Thursday, October 6
The bouncy, energetic forward is heading into his sixth season with Denver after being plucked in the first round of the 2011 NBA Draft. During his time in the Mile High City, Faried has remained consistent, and never got too high or too low. His whole career has been built off of violent attacks on the glass and a wild play style that earned him his “Manimal” nickname.
Despite starting 331 of his 348 career games, Faried has never been a mainstay rotationally despite being a solid rebounder and mildly productive offensive player. His issue is on defense. Per 100 possessions last season, the Nuggets’ opponents were +5.2 with Faried on the court–the offensive rating was 112 with him on, and 106.8 with him off, per Basketball-Reference.
I would say it’s a fluke and because he was dealing with injuries last year, but not once in his career has there been a negative point differential on the defensive end of the ball.
He’s not much of a rim protector, and despite being an outstanding athlete, he struggles to defend in the paint. Moreover, all of his athleticism is channeled vertically, not laterally. He can go up and bang home putbacks all game long, but staying in front of quicker guys isn’t his forte. Adding to this is his lack of polish which inhibits his offense.
It doesn’t matter that he’s an undersized power forward at 6’8, what’s important is that there is no versatility. Paradoxically, Denver’s offense runs smoothly with him on the court because most of his looks are easy ones. That’s where the energy comes in. The offensive glass isn’t safe, and he’s an excellent target in transition, whether it’s on a lob pass or as a trailer.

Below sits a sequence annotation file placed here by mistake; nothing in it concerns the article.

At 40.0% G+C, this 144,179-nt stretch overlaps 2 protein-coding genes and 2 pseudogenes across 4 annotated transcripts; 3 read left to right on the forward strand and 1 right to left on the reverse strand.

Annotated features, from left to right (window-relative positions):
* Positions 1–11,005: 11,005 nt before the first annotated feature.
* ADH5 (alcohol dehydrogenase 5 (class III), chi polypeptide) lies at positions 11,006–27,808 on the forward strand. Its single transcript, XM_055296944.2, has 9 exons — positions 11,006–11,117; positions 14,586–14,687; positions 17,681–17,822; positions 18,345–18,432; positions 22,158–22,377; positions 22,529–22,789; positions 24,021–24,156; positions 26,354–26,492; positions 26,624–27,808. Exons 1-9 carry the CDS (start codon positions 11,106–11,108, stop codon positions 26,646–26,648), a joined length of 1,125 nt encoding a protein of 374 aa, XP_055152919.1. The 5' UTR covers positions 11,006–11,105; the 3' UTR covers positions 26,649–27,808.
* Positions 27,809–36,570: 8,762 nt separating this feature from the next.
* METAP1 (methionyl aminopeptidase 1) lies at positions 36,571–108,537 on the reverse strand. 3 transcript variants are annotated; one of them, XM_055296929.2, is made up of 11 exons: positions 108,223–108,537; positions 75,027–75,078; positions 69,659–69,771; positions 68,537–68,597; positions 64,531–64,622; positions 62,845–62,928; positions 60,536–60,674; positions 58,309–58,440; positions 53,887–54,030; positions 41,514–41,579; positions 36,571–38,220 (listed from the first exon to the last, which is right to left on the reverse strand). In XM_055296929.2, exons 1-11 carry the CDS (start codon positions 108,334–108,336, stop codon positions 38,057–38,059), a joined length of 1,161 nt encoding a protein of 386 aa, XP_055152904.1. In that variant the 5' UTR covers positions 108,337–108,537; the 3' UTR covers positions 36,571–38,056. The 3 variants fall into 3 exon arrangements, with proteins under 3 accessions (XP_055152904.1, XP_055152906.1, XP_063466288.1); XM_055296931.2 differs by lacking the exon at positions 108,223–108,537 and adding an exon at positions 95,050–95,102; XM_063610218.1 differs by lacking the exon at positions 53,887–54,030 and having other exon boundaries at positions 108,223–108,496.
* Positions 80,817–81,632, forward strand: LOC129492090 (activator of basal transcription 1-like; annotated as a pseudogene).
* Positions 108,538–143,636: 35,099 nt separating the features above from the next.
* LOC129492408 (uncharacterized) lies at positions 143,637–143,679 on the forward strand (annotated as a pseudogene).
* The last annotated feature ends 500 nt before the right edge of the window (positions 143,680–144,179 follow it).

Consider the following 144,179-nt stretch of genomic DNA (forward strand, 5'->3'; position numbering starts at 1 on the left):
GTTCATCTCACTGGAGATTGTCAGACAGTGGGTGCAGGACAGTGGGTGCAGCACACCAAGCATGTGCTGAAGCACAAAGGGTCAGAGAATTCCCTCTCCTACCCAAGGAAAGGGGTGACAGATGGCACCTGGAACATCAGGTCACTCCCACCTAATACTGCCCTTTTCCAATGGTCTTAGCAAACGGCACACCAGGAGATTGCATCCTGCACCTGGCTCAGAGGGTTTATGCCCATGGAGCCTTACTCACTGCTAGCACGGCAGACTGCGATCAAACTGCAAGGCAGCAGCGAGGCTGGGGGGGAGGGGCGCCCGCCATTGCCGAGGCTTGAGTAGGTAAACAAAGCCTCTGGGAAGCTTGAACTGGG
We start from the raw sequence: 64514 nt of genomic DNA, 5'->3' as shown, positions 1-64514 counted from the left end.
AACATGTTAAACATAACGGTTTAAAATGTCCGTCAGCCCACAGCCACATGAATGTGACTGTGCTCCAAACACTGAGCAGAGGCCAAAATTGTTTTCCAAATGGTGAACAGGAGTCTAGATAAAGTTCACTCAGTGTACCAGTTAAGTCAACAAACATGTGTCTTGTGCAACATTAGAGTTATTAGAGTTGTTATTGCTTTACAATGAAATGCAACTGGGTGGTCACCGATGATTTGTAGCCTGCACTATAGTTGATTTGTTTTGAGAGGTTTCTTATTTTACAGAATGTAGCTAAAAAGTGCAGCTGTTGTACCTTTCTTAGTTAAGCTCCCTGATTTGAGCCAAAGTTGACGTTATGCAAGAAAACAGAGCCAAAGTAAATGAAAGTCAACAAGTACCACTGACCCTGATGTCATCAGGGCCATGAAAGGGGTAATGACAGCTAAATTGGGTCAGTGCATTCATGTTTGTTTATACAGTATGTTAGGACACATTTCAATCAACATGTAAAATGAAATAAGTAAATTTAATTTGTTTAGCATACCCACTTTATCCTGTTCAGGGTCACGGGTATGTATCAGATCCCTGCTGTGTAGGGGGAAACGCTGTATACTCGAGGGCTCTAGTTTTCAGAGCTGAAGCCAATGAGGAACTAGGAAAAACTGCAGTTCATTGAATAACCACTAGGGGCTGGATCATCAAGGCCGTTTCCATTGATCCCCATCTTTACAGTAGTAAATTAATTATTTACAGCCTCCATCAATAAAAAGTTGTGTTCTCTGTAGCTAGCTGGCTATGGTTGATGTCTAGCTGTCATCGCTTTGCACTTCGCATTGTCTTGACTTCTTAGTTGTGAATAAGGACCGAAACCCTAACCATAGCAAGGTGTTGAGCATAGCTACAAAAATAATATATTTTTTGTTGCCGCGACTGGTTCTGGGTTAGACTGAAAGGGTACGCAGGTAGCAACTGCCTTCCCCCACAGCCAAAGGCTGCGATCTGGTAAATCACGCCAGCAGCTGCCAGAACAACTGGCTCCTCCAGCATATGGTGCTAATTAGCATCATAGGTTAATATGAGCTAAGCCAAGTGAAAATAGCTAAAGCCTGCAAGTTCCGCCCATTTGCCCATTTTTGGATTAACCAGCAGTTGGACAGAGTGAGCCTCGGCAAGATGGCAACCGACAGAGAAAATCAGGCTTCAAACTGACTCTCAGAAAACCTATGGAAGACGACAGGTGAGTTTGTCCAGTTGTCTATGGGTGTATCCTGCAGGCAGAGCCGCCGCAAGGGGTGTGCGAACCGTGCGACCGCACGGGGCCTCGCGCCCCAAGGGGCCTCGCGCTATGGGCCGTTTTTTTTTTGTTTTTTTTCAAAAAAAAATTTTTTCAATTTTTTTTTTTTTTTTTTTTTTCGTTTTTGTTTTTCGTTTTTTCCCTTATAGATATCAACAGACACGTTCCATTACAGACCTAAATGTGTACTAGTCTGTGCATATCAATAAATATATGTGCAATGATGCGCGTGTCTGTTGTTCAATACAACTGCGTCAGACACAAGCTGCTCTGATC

The Nuggets don’t like to run, though. With a pace of 98.16, according to NBA.com, Denver finished 14th in the league. It could be worse, but Faried isn’t a halfcourt player.
Because of a myriad of factors, Faried’s time in Denver should be nearing the end. If not, he’ll be relegated to a bench role and inserted when Mike Malone’s team needs an energetic boost. The emergence of both Nikola Jokic and Jusuf Nurkic make this even more likely. Both bigs have nice skill sets offensively and are just as productive on the glass as Faried. Furthermore, they’re better defensively.
Looking for the optimism in this situation, Faried is the kind of player that every team needs. Not only does he bring energy, but he’s also the glue guy who does all the dirty work and makes all the hustle plays. A decent team can get him for a bargain, and then use him in a small role to disrupt what’s happening on the court.
His contract is somewhat manageable despite there being three years left on it. Over those years, his payout will be about $12.8 million annually. That’s not too bad when you consider Timofey Mozgov got about $16 million a year.
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